Almost every business is for sale in some capacity. Assume yours is not for sale. Assume your business is valued at $100,000. You like what you do, and someone approaches you with an offer to purchase your business for $500,000. Is your company now for sale? There is an old saying that “Everything is for sale at the right price“, although most business owners are unlikely to face the circumstances described above.
Planning and preparation are required to sell your business effectively. However, whether you are contemplating selling it now or in the future, you should examine the following points:
1. Determine your genuine degree of interest in selling your business
Consider what technique you may choose to sell your business early in the decision-selling process. As a Business Broker in Florida, we deal with small business owners of all interest levels.
- My company is not for sale, but if someone comes in and gives me much more than I believe it is worth, I would sell it.
- My business is not for sale, but if you come across someone who would be interested in purchasing it, please let me know.
- I’d want to sell my company, but I won’t sell it for less than.. ( A somewhat inflated price). I am ready to accept that selling my business may take 1-2 years, and if I price it too high, my business may not even sell.
- I want to sell my business, and after extensive research, I believe the amount I am asking is comparable to what similar companies have previously sold for.
- I want to sell my business right now. I will set my pricing aggressively and lower than the price typically sought for comparable enterprises. I anticipate that this aggressive price will both assist me in selling my business and shorten the time it will take to sell a business.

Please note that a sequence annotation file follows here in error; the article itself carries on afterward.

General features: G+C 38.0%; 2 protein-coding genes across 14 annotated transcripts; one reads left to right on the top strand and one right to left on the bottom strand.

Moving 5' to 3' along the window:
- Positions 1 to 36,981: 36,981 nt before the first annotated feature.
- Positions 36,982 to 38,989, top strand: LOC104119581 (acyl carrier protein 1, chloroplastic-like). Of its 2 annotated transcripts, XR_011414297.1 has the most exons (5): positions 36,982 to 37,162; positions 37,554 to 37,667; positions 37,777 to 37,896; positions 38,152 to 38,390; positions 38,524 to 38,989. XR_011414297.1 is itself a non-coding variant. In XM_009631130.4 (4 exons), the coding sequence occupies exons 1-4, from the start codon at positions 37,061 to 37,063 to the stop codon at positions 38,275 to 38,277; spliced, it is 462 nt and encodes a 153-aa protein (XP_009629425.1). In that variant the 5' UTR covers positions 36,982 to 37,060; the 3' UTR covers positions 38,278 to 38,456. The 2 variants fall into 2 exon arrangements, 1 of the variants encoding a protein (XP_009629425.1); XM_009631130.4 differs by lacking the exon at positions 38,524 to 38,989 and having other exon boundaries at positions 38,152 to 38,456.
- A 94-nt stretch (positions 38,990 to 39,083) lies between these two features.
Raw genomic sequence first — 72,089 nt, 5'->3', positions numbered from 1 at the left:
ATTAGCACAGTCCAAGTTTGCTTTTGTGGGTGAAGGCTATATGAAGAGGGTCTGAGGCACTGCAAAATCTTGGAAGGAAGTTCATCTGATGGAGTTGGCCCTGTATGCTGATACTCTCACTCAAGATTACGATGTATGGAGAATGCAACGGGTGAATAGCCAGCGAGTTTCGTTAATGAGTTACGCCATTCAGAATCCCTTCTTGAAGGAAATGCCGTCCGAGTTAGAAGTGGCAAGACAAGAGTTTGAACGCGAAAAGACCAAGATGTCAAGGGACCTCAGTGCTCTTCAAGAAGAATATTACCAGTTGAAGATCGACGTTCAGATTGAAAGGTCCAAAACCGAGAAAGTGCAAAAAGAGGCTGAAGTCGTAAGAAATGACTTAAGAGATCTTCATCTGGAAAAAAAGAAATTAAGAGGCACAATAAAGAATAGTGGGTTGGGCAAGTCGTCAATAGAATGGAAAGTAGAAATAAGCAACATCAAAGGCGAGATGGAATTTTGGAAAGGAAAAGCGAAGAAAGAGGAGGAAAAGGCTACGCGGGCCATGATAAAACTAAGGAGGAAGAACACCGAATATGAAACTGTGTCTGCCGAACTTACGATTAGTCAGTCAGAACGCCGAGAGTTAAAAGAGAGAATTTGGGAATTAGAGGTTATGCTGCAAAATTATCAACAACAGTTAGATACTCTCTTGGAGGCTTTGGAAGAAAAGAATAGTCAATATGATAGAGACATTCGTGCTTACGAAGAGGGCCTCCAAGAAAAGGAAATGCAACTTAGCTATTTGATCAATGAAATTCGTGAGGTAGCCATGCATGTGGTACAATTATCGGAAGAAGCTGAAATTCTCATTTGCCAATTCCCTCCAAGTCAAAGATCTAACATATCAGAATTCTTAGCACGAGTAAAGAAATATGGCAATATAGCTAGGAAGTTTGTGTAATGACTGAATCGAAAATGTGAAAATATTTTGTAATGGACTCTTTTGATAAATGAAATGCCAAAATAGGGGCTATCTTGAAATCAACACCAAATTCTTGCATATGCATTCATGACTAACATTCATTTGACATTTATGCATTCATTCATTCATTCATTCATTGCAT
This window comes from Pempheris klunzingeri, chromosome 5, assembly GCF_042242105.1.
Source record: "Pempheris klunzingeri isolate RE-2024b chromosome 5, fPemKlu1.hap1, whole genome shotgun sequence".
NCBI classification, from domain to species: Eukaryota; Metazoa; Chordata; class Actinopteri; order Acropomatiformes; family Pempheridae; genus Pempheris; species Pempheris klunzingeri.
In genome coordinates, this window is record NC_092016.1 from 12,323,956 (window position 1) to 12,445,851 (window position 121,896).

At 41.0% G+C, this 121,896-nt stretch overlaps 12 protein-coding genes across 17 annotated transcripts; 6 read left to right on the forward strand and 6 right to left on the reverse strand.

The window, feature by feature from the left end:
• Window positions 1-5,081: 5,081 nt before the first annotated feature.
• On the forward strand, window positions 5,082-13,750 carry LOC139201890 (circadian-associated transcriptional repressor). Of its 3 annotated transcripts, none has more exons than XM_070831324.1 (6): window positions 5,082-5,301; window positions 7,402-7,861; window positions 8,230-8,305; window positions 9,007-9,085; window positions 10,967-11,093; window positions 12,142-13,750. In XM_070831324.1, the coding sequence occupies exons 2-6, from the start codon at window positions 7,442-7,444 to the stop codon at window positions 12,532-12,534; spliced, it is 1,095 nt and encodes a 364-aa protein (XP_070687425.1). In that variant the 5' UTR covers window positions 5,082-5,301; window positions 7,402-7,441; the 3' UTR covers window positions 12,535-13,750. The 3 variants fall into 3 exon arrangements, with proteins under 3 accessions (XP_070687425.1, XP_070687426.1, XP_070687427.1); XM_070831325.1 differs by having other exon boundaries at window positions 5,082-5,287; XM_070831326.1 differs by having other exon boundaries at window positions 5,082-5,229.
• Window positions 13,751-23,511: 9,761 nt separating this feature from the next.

- If you have a genuine interest in selling your business, as stated in the previous two paragraphs, you must do due diligence to determine the worth of your business.
2. You should expect the value of your business to be different from the value of your business to a potential buyer
- In the end, the price of your business is determined by what a willing and able buyer is willing to pay to acquire it.
- Strive for “reasonability” in your asking price for your business. If comparable firms sell for 1 1/2 times adjusted cash flow, why is your worth three times adjusted cash flow?
- Ask yourself what you would honestly pay to acquire your business.
- Conduct a free search on my website or other comparable websites to find out what similar companies to yours are asking to sell their business. Remember that every business is unique, so utilize such a search as part of your due research. The asking price of a business for sale and the price of a company sold for may vary substantially; however, asking to price can offer some basis-while current Businesses Sold information is more relevant
- Speak to your experienced experts. A business broker may be able to provide you with confidential information about sold firms in your region. Your accountant or lawyer may or may not be aware of such transactions. You might profit from the services of a Professional Business Valuation professional.
3. Whether selling your business is part of your exit plan or not, you should have one
- The majority of small business owners do not have an exit plan.
- You should have an exit plan if you own a business. Plan ahead of time and do your homework. Understand what you have or may have.
- Even if you do not want to sell your business, understanding the estimated worth of this potentially significant asset is beneficial. You know how much your home, vehicle, and other assets are worth. Understanding the value of your business is essential knowledge to have when planning forward.
When done correctly, selling a business can be a rewarding process. Understanding the correct valuation for your business may pave the company for a successful sale or the failure of a business to locate a willing and able buyer.